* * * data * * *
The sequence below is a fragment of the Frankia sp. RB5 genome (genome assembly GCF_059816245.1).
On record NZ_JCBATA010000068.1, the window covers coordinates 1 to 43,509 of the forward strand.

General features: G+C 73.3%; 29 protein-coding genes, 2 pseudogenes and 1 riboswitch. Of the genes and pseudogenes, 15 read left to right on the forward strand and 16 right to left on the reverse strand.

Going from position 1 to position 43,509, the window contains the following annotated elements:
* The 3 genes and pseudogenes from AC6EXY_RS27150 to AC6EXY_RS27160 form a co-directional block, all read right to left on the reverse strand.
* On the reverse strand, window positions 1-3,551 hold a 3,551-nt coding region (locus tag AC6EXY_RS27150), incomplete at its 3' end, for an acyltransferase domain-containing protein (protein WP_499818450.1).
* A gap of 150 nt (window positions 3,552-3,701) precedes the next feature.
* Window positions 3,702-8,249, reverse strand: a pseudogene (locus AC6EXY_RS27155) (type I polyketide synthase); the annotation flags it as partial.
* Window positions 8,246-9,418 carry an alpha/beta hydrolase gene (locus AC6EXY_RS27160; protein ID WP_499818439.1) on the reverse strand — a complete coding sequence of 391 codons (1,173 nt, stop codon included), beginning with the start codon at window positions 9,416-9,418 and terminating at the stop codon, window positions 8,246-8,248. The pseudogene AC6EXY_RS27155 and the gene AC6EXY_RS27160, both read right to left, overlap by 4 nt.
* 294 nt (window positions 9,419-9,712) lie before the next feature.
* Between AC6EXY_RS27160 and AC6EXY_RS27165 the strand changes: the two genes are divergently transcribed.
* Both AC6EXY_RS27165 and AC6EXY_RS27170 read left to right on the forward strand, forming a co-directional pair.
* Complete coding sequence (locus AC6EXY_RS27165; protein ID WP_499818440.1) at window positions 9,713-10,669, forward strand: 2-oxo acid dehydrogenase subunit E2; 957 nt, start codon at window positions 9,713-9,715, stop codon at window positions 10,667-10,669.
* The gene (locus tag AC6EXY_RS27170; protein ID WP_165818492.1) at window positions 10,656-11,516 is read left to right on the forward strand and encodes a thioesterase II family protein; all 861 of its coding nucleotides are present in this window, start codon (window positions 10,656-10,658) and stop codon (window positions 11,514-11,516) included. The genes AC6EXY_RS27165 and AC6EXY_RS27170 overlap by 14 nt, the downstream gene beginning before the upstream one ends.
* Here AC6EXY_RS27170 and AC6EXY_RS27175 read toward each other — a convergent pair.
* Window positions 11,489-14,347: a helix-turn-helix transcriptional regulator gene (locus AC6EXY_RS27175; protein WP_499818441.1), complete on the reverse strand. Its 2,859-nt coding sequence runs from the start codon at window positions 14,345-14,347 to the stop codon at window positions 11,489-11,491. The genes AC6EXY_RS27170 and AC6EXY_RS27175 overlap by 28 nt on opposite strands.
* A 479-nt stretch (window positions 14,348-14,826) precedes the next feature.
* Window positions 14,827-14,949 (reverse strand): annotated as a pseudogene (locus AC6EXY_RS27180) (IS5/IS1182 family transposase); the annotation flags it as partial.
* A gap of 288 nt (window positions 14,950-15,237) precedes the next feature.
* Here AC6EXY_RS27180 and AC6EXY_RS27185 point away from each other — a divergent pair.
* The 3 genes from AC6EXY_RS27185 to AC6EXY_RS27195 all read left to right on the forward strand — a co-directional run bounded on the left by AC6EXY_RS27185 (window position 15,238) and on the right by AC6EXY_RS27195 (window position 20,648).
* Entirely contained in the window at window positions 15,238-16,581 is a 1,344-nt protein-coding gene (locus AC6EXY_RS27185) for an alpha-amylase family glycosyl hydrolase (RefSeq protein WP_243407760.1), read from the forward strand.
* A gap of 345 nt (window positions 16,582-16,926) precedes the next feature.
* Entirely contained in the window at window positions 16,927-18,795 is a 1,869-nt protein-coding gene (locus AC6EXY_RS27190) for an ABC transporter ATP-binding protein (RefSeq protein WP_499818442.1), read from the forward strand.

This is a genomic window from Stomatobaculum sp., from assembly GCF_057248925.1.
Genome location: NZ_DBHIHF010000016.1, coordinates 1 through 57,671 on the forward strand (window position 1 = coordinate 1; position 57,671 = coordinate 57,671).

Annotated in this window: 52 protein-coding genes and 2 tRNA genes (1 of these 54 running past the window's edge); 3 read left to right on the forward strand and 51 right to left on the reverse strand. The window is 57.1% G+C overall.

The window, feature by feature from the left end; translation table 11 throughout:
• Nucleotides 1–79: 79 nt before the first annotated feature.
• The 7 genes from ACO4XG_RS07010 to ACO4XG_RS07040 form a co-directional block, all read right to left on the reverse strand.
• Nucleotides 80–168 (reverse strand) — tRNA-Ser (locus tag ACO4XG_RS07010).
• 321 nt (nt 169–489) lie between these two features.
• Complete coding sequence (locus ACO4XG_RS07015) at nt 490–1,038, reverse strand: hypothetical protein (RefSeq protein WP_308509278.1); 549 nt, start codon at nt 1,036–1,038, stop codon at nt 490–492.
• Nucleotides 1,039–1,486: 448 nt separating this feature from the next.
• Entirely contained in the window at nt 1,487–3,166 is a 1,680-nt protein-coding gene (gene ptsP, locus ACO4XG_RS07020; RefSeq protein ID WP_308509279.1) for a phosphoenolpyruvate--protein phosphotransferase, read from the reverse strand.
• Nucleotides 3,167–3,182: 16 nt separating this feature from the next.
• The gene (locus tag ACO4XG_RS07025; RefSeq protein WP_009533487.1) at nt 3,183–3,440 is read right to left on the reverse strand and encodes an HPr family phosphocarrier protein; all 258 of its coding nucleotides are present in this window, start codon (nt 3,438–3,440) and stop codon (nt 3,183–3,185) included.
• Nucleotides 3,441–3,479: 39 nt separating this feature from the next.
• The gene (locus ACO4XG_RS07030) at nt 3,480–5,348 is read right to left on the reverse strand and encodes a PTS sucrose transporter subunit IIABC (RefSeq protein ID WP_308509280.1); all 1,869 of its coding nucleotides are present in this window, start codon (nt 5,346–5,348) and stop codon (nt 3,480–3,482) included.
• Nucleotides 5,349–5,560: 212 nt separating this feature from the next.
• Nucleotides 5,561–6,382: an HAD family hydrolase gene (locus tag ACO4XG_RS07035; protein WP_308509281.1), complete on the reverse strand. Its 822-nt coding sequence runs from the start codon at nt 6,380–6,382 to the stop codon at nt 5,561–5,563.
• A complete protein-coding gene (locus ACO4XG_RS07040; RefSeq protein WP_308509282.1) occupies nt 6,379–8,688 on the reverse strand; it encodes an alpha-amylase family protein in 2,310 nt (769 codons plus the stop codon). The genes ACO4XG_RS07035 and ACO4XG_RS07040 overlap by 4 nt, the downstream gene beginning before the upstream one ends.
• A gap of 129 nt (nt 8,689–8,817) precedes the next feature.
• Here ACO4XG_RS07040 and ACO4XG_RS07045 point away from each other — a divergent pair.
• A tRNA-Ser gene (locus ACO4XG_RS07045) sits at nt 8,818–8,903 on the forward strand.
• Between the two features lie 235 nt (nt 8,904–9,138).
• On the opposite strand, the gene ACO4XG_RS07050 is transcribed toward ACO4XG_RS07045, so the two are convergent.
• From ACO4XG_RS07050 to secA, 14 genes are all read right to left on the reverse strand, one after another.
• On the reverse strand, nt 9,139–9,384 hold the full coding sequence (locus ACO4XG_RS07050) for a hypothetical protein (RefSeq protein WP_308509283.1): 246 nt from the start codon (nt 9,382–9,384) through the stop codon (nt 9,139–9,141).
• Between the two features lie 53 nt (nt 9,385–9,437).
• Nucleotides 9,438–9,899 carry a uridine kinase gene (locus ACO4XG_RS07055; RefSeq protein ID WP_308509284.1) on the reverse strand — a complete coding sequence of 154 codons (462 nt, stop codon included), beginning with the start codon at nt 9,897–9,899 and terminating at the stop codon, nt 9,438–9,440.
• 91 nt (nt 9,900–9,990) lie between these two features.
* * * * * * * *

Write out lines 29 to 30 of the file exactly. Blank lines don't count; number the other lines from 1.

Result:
• Nucleotides 1–79: 79 nt before the first annotated feature.
• The 7 genes from ACO4XG_RS07010 to ACO4XG_RS07040 form a co-directional block, all read right to left on the reverse strand.